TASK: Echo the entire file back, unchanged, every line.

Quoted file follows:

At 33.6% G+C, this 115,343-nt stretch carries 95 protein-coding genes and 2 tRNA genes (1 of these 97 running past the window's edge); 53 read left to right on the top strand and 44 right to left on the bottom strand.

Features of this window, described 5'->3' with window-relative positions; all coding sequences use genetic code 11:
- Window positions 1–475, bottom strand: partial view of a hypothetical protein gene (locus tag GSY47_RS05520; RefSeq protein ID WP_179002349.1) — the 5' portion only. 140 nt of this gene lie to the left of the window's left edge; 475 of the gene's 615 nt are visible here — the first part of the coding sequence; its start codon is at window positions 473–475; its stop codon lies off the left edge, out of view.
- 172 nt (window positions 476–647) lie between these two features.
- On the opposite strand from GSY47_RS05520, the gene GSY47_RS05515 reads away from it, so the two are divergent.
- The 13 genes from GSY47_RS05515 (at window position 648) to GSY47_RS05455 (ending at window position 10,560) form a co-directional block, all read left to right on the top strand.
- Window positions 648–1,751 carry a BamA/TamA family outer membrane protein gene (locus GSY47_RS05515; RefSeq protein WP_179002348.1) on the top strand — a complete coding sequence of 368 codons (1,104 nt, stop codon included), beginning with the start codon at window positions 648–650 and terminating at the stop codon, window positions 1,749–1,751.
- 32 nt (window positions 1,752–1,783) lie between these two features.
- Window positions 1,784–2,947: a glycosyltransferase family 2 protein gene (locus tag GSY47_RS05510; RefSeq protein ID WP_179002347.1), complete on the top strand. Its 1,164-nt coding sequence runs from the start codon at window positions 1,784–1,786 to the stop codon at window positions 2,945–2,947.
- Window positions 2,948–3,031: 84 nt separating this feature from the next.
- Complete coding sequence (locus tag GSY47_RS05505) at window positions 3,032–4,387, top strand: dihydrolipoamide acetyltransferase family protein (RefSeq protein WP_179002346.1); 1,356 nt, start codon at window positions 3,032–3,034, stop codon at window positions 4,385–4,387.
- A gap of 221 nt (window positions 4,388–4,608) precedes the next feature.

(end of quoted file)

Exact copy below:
At 33.6% G+C, this 115,343-nt stretch carries 95 protein-coding genes and 2 tRNA genes (1 of these 97 running past the window's edge); 53 read left to right on the top strand and 44 right to left on the bottom strand.

Features of this window, described 5'->3' with window-relative positions; all coding sequences use genetic code 11:
- Window positions 1–475, bottom strand: partial view of a hypothetical protein gene (locus tag GSY47_RS05520; RefSeq protein ID WP_179002349.1) — the 5' portion only. 140 nt of this gene lie to the left of the window's left edge; 475 of the gene's 615 nt are visible here — the first part of the coding sequence; its start codon is at window positions 473–475; its stop codon lies off the left edge, out of view.
- 172 nt (window positions 476–647) lie between these two features.
- On the opposite strand from GSY47_RS05520, the gene GSY47_RS05515 reads away from it, so the two are divergent.
- The 13 genes from GSY47_RS05515 (at window position 648) to GSY47_RS05455 (ending at window position 10,560) form a co-directional block, all read left to right on the top strand.
- Window positions 648–1,751 carry a BamA/TamA family outer membrane protein gene (locus GSY47_RS05515; RefSeq protein WP_179002348.1) on the top strand — a complete coding sequence of 368 codons (1,104 nt, stop codon included), beginning with the start codon at window positions 648–650 and terminating at the stop codon, window positions 1,749–1,751.
- 32 nt (window positions 1,752–1,783) lie between these two features.
- Window positions 1,784–2,947: a glycosyltransferase family 2 protein gene (locus tag GSY47_RS05510; RefSeq protein ID WP_179002347.1), complete on the top strand. Its 1,164-nt coding sequence runs from the start codon at window positions 1,784–1,786 to the stop codon at window positions 2,945–2,947.
- Window positions 2,948–3,031: 84 nt separating this feature from the next.
- Complete coding sequence (locus tag GSY47_RS05505) at window positions 3,032–4,387, top strand: dihydrolipoamide acetyltransferase family protein (RefSeq protein WP_179002346.1); 1,356 nt, start codon at window positions 3,032–3,034, stop codon at window positions 4,385–4,387.
- A gap of 221 nt (window positions 4,388–4,608) precedes the next feature.